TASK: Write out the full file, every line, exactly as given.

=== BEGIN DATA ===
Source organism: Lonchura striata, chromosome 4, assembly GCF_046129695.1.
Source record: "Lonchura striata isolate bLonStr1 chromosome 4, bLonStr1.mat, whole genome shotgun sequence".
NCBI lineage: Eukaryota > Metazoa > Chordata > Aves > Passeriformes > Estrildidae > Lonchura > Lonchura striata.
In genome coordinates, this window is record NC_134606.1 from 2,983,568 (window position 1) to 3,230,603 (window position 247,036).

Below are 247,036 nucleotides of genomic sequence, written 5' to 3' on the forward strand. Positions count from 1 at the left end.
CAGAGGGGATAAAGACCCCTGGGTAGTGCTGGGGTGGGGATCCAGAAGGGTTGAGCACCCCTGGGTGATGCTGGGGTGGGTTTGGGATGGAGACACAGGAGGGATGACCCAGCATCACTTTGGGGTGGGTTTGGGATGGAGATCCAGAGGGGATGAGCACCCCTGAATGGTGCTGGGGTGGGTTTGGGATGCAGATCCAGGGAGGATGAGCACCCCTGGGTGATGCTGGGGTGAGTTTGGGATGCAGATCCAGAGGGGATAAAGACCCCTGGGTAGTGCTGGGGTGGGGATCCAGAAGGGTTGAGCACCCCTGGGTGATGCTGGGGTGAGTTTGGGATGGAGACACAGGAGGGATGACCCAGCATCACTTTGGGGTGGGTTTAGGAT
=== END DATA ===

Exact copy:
Source organism: Lonchura striata, chromosome 4, assembly GCF_046129695.1.
Source record: "Lonchura striata isolate bLonStr1 chromosome 4, bLonStr1.mat, whole genome shotgun sequence".
NCBI lineage: Eukaryota > Metazoa > Chordata > Aves > Passeriformes > Estrildidae > Lonchura > Lonchura striata.
In genome coordinates, this window is record NC_134606.1 from 2,983,568 (window position 1) to 3,230,603 (window position 247,036).

Below are 247,036 nucleotides of genomic sequence, written 5' to 3' on the forward strand. Positions count from 1 at the left end.
CAGAGGGGATAAAGACCCCTGGGTAGTGCTGGGGTGGGGATCCAGAAGGGTTGAGCACCCCTGGGTGATGCTGGGGTGGGTTTGGGATGGAGACACAGGAGGGATGACCCAGCATCACTTTGGGGTGGGTTTGGGATGGAGATCCAGAGGGGATGAGCACCCCTGAATGGTGCTGGGGTGGGTTTGGGATGCAGATCCAGGGAGGATGAGCACCCCTGGGTGATGCTGGGGTGAGTTTGGGATGCAGATCCAGAGGGGATAAAGACCCCTGGGTAGTGCTGGGGTGGGGATCCAGAAGGGTTGAGCACCCCTGGGTGATGCTGGGGTGAGTTTGGGATGGAGACACAGGAGGGATGACCCAGCATCACTTTGGGGTGGGTTTAGGAT